Are you a modernist or a conservationist? Why not both? We need continuity in architecture
If you’ve never been to Newark in Nottinghamshire, I can recommend it. A large and largely intact town dating from Norman times with two railway stations on different lines, the fully-functioning Trent river navigation, a big active market square including several medieval timber buildings, a Town Hall by Carr of York, one of the finest parish churches in England (St Mary Magdalene) and the remains of an impressive castle overlooking the river.
It’s not perfect as a town of course – there are the usual bits of insensitive traffic planning, too many land-hungry superstores near the centre, and it is in the constituency of Robert Jenrick, secretary of state for housing, communities and local government who – how to say this? – sails very close to the wind at times. And of course wants to revolutionise the planning system in favour of developers and builders, with a dollop of ‘Building Beautiful’ spin applied here and a lot of oversight-free permitted development there.
But never mind him. The reason Newark is in reasonably good shape is, I’m told by Nottingham-based design historian Chris Matthews, down to a good council conservation department, and the efforts of conservation-minded local architects back in the 1970s including noted modernist the late Lincoln-based Sam Scorer as then head of the East Midlands Victorian Society.
It’s not necessarily a binary affair, architecture. Being a modernist architect – in Scorer’s case with particular expertise in hyperbolic paraboloid roofs – doesn’t mean you can’t be a good conservationist as well, despite what a few ideologically-driven traditionalist boosters might claim. We must always resist that reductive culture war. And Newark is a good example of this. What could be more modern than a medieval post-and-beam building?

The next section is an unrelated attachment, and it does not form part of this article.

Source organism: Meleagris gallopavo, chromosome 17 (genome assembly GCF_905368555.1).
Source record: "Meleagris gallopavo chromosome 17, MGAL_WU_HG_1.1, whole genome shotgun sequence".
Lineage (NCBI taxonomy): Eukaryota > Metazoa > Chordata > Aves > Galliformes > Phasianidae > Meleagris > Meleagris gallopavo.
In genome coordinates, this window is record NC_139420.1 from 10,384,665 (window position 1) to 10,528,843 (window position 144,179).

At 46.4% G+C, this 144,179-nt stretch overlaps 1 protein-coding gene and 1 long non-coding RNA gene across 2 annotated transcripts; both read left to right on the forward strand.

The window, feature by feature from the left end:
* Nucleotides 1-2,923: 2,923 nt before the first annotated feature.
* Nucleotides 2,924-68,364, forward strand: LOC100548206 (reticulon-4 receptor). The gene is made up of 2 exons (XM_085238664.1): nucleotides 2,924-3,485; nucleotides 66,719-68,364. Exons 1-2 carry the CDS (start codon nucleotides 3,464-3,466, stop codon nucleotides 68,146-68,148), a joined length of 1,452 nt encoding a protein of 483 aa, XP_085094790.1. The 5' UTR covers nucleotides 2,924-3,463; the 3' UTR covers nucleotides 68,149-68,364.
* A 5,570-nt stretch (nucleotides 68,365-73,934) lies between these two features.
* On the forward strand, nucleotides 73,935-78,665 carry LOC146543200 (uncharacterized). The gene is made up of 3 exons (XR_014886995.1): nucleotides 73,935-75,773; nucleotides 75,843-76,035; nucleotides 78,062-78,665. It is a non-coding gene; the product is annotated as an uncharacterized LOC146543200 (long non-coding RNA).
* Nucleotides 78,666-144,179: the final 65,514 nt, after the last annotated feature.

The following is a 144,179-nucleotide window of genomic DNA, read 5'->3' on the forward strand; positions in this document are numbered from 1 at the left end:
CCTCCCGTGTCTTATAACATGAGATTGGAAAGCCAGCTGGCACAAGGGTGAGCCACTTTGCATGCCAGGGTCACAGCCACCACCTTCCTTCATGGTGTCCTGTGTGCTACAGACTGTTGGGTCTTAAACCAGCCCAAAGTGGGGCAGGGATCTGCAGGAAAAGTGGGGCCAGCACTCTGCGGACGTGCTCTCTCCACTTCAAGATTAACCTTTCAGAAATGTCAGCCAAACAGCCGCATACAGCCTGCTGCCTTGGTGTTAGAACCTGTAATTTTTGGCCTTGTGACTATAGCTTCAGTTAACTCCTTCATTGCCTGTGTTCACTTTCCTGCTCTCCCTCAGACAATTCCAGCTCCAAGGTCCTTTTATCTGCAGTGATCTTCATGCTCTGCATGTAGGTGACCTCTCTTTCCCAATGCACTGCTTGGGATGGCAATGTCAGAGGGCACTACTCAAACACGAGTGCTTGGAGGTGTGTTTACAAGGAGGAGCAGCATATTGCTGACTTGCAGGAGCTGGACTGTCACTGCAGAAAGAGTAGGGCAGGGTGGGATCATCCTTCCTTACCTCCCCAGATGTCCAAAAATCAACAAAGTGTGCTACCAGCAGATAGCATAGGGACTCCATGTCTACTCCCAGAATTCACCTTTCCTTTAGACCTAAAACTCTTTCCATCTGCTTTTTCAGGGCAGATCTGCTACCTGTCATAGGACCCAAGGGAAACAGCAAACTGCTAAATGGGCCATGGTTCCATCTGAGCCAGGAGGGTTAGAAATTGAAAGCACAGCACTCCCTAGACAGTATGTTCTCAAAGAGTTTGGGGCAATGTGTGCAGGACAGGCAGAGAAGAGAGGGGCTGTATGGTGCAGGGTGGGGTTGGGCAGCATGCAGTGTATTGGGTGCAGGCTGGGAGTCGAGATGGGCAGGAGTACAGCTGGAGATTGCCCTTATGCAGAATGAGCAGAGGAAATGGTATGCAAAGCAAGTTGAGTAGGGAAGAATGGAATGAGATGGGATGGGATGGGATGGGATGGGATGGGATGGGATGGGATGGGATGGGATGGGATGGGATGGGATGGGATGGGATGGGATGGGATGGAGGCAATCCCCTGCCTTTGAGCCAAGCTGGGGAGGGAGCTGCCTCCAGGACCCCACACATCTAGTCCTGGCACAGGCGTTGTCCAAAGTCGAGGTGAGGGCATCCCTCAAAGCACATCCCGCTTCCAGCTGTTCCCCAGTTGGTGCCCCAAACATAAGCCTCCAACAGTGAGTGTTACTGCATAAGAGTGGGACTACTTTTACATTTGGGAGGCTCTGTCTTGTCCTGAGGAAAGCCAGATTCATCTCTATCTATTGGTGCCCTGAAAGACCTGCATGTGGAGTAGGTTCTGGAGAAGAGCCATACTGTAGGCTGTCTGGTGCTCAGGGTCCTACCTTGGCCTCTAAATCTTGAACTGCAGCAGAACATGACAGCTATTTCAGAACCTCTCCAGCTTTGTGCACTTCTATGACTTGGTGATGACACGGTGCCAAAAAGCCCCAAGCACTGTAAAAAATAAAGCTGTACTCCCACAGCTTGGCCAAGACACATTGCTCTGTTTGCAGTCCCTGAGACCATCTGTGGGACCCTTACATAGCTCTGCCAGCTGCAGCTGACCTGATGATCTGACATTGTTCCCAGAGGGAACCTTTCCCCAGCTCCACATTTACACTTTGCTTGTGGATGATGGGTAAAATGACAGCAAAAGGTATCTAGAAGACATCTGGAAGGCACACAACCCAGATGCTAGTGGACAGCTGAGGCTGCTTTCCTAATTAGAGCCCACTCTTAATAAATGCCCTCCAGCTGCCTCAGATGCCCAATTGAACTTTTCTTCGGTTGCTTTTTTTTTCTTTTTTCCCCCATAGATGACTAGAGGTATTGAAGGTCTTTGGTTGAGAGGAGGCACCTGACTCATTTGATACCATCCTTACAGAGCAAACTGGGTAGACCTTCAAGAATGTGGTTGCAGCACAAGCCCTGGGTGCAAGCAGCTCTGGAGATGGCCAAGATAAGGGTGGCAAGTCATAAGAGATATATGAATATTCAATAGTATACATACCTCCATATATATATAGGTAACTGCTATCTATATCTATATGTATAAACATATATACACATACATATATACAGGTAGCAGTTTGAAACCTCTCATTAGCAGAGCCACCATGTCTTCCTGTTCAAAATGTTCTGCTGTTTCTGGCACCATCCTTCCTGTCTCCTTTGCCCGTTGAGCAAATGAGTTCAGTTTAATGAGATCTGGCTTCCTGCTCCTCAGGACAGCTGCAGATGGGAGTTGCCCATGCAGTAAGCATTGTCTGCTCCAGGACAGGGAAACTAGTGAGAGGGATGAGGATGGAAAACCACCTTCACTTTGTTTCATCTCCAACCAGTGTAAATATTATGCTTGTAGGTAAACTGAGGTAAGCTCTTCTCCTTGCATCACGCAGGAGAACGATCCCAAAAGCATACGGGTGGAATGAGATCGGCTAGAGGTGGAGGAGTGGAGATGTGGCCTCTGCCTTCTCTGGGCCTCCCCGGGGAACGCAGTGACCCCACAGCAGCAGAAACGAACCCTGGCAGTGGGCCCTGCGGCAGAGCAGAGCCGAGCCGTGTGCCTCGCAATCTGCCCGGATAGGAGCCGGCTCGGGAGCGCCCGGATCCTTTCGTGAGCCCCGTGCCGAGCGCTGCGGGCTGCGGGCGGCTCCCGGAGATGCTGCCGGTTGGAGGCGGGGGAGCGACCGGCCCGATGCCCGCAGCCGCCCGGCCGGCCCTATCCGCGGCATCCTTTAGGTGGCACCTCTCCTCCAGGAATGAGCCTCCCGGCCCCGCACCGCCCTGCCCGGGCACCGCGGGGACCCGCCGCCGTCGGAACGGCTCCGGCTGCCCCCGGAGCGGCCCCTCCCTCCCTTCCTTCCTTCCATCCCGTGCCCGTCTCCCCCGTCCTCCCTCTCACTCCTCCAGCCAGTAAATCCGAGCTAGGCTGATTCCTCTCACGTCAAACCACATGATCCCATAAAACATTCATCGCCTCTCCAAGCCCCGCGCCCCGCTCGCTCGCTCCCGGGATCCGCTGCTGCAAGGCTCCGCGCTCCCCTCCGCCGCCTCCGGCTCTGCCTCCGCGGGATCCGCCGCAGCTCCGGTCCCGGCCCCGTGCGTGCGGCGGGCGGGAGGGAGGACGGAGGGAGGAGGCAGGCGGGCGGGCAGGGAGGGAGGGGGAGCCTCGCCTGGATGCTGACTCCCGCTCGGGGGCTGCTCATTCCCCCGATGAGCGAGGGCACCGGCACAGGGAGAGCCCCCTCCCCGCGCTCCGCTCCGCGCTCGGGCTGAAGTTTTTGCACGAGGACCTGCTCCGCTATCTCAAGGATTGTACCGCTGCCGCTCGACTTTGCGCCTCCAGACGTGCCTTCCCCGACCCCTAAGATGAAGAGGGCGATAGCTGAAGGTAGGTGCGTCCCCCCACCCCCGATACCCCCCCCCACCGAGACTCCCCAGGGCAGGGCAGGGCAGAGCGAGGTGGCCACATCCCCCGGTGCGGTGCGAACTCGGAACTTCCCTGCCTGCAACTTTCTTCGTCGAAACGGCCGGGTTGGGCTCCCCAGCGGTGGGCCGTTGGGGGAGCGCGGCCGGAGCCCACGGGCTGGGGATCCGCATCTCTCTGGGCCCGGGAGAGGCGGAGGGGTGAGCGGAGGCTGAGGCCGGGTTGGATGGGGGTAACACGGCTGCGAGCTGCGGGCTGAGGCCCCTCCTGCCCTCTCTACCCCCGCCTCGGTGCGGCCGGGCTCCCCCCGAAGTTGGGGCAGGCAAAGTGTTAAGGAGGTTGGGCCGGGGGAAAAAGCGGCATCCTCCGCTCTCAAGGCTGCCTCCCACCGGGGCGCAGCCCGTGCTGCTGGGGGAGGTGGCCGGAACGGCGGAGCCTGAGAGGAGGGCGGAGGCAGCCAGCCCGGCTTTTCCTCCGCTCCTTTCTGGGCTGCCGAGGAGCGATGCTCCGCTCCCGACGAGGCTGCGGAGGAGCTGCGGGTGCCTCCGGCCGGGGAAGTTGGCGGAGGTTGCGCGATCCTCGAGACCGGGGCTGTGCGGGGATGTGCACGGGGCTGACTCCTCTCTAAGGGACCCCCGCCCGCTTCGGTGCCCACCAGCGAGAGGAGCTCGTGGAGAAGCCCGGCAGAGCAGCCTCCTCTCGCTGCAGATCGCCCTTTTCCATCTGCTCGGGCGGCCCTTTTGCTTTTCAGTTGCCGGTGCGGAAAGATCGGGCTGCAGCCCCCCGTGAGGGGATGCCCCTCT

What could be more modern than a medieval post-and-beam building?
I give you as an example the former White Hart Inn, in Newark’s market place. Ruinous in the 1970s but saved and restored, its frontage has been tree-ring dated to 1451, says building historian Nick Molyneux. It is arranged in horizontal, slightly jettied layers as so many timber buildings of this period were. It has ribbon windows (of course arranged in contiguous small panes) and a large ground-level opening leading to the yard behind. It gives the lie to the preposterous theory that vertical emphasis is the only true way to do architecture, and that ‘hovering’ modernist buildings are in some way inhuman.
Plus of course medieval timber buildings are prefabricated and relocatable, not that anyone has ever tried to shift this one. This is the kind of medievalism that appealed to the high-tech architectural set, especially the Hopkinses. You can see why. And it shows timber can be as durable as any other material.
The old White Hart in Newark is richly decorated with carved motifs and figures and appears to have been quite colourful – none of the default black-and-white here. It reminds me slightly of the work of Louis Sullivan centuries later. It and its kind represent continuity in architecture and point to the future. Imagine: a building, and a way of building, that all sides of the profession can agree on.